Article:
So, here I am.
Two times I tried to start a new blog on OCD, with the intent to make that more structured, hierarchical, more accessible.
It did not work out.
First thing is: you have to re-write so many things you already talked about, and that is boring. I re-read numerous entries with the benefit of a perspective from huge distance in time. And hey! I could well live with what I wrote. People with OCD tend to be afraid of the unknown (in many walks of life). I thought beforehand: hm, what bloopers will I encounter?
I was pleasantly surprised. So I think it’s more fruitful to diligently work my way forward. And I want to construct a handy search/index function to help readers get immediate access to a topic of special interest.
There have been fine new discoveries in the scientific field of OCD. ‘Fine’, in terms of providing hope for better treatment. I will write about that.
Another field of interest, relatively new to me, is: autism, or rather: autism spectrum disorders (ASD), as it’s called now in DSM-V, the diagnostical manual in psychiatry. Autistic conditions share quite some ground with OCD. I will delve into that shortly. Even more broadly speaking: there are canny similarities between ASD, OCD, and substance use disorders (SUD). I think that the two disorders apart from OCD will get an important place in the blog.
Finally: what struck me in the study of the above three conditions was that one inevitably gets confronted with the question: what is free will? I don’t think I will solve this question that is as old as mankind itself. But there are intriguing indications from neuroscience, that give us a bit of insight into brain areas that have to do with aspects of our will, with our ability to make choices, informed choices.
People with OCD know that that what they do is odd, unnecessary, not normal. That is has the potential to damage their relationship, their occupational life, perhaps their own life, in the end. But they can’t stop their compulsive behaviours. Same goes for people who drink way too much alcohol. The proper balance has gone out of the window. One can say: I can see that my excessive washing behaviour makes me unable to keep appointments. My boss is complaining. He’s losing his patience. I may get unemployed. So from a rational point of view, I know that I’d be better off to limit my showering to ten minutes in the morning. But I can’t stop! I begin, and suddenly it’s 90 minutes later! I just can’t stop! It’d even be better to go to work with only my face cleansed and some deo on, than have to live this dangerous way! Help!
Free will is impaired. That person does something he very consciously does not want to do.
A conundrum, in many respects – and an unseen, but terrible human drama.
Existence may be at stake.
I just discovered a new science article of great interest. I will read it; for now I will leave you with its abstract:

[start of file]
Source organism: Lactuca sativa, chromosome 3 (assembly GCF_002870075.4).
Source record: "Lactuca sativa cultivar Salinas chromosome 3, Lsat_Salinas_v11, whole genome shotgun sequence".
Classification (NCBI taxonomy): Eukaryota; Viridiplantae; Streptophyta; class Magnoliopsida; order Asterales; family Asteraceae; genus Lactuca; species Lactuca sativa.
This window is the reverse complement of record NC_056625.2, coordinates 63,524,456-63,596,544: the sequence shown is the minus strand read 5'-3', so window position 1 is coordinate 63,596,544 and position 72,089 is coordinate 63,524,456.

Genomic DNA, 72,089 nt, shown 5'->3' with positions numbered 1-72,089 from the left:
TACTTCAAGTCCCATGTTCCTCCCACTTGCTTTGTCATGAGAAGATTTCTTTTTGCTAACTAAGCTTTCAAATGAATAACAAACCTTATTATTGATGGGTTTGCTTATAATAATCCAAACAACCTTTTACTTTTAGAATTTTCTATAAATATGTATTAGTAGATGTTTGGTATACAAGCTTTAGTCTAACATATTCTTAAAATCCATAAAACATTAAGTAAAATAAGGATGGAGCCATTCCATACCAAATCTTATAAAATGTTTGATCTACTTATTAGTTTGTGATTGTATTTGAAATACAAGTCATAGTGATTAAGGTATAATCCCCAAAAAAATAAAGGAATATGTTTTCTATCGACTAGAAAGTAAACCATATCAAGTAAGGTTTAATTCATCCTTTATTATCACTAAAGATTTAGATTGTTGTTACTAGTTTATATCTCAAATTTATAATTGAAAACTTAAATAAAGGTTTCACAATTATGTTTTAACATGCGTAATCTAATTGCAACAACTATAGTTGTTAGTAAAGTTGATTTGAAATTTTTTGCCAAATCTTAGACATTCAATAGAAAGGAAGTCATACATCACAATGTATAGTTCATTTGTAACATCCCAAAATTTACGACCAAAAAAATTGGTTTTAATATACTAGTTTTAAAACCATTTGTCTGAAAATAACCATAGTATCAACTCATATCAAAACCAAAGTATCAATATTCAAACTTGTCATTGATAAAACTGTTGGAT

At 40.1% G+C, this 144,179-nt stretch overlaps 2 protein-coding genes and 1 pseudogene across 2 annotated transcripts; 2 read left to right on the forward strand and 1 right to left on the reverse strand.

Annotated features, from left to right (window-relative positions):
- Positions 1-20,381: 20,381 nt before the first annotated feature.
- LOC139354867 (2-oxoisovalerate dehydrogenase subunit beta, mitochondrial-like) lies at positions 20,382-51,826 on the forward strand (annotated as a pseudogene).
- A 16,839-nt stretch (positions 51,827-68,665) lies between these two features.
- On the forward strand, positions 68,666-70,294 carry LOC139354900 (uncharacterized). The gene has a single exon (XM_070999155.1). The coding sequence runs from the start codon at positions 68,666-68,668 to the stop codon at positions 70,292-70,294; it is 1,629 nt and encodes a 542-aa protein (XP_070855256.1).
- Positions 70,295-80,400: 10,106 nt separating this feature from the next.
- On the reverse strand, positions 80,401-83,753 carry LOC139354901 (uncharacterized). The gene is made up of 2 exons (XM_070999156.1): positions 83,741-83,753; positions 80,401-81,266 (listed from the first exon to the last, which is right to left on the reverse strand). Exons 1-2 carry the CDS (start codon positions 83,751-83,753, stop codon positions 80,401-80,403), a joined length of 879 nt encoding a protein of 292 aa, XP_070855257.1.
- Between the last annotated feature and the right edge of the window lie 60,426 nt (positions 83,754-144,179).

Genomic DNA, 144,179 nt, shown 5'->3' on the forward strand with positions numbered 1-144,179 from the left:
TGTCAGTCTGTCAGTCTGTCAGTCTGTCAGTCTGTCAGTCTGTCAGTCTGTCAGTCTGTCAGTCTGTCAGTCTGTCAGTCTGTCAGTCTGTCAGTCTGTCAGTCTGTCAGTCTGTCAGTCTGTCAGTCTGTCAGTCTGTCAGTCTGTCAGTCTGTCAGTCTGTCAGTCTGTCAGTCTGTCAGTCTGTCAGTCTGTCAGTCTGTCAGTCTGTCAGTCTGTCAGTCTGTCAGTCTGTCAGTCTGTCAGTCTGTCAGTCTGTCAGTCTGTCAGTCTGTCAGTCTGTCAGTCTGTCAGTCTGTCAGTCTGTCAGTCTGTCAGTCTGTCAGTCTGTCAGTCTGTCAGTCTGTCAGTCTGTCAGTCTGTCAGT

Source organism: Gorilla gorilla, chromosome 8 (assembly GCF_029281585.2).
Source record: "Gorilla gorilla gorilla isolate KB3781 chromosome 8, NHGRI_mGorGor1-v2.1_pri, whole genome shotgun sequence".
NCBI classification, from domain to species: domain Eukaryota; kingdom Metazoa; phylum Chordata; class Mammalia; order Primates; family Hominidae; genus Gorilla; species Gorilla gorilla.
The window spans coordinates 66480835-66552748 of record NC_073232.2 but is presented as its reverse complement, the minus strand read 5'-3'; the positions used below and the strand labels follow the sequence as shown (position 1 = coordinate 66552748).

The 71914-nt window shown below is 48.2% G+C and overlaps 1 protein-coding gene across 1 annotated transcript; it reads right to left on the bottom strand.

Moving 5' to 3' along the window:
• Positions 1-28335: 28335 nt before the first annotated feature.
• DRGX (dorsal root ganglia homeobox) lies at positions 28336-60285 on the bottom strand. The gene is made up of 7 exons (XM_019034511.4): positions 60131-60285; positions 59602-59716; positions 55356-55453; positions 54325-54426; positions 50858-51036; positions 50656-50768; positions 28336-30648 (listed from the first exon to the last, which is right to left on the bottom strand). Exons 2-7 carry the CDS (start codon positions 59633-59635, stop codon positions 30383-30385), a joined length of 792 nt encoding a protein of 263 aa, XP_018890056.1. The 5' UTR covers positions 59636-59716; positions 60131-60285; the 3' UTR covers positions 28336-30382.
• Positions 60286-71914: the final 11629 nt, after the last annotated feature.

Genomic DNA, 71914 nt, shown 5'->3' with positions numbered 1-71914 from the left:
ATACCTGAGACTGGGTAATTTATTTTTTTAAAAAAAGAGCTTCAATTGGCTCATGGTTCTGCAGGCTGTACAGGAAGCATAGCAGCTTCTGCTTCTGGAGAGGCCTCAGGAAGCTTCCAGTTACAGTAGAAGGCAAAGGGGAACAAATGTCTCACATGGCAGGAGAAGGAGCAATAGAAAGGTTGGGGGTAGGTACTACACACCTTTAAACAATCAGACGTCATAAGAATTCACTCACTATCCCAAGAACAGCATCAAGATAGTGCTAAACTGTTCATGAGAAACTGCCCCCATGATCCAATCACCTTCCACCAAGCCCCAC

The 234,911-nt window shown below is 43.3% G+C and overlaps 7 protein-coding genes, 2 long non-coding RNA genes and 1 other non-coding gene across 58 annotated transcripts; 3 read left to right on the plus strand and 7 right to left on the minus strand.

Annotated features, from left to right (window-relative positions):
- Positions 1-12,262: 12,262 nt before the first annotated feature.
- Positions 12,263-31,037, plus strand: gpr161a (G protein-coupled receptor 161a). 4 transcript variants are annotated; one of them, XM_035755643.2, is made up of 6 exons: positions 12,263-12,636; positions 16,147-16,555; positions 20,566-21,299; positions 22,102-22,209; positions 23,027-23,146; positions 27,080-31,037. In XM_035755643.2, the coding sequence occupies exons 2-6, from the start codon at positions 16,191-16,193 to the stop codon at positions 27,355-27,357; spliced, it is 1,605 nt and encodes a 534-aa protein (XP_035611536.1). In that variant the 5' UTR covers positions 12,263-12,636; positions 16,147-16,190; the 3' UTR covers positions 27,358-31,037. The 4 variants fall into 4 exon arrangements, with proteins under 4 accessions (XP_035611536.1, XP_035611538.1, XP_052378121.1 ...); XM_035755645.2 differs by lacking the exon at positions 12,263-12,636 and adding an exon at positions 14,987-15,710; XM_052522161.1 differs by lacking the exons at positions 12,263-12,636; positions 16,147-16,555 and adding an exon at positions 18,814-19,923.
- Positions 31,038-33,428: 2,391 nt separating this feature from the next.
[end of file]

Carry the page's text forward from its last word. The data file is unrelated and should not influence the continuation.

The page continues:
Psychosurgery Reduces Uncertainty and Increases Free Will? A Review.
A definition of free will is the ability to select for or against a course of action to fulfill a desire, without extrinsic or intrinsic constraints that compel the choice. Free will has been linked to the evolutionary development of flexible decision making. In order to develop flexibility in thoughts and behavioral responses, learning mechanisms have evolved as a modification of reflexive behavioral strategies. The ultimate goal of the brain is to reduce uncertainty inherently present in a changing environment. A way to reduce the uncertainty, which is encoded by the rostral anterior cingulate, is to make multiple predictions about the environment which are updated in parallel by sensory inputs. The prediction/behavioral strategy that fits the sensory input best is then selected, becomes the next percept/behavioral strategy, and is stored as a basis for future predictions. Acceptance of predictions (positive feedback) is mediated via the accumbens, and switching to other predictions by the dorsal anterior cingulate cortex (ACC) (negative feedback). Maintenance of a prediction is encoded by the pregenual ACC. Different cingulate territories are involved in rejection, acceptance and maintenance of predictions. Free will is known to be decreased in multiple psychopathologies, including obsessivecompulsive disorder and addictions.
In modern psychosurgery three target structures exist for obsessive compulsive disorder and addiction: the dorsal ACC, the nucleus accumbens, and/or the anterior limb of the internal capsula. Research in all three areas reports favorable results with acceptable side effects. Psychosurgical interventions seem to exert their effect by a common final common pathway mediated via the pregenual ACC.
Successful neuromodulation increases the capacity to choose from different options for the affected individual, as well as inhibiting unwanted options, therefore increasing free will and free won’t.
© 2016 International Neuromodulation Society.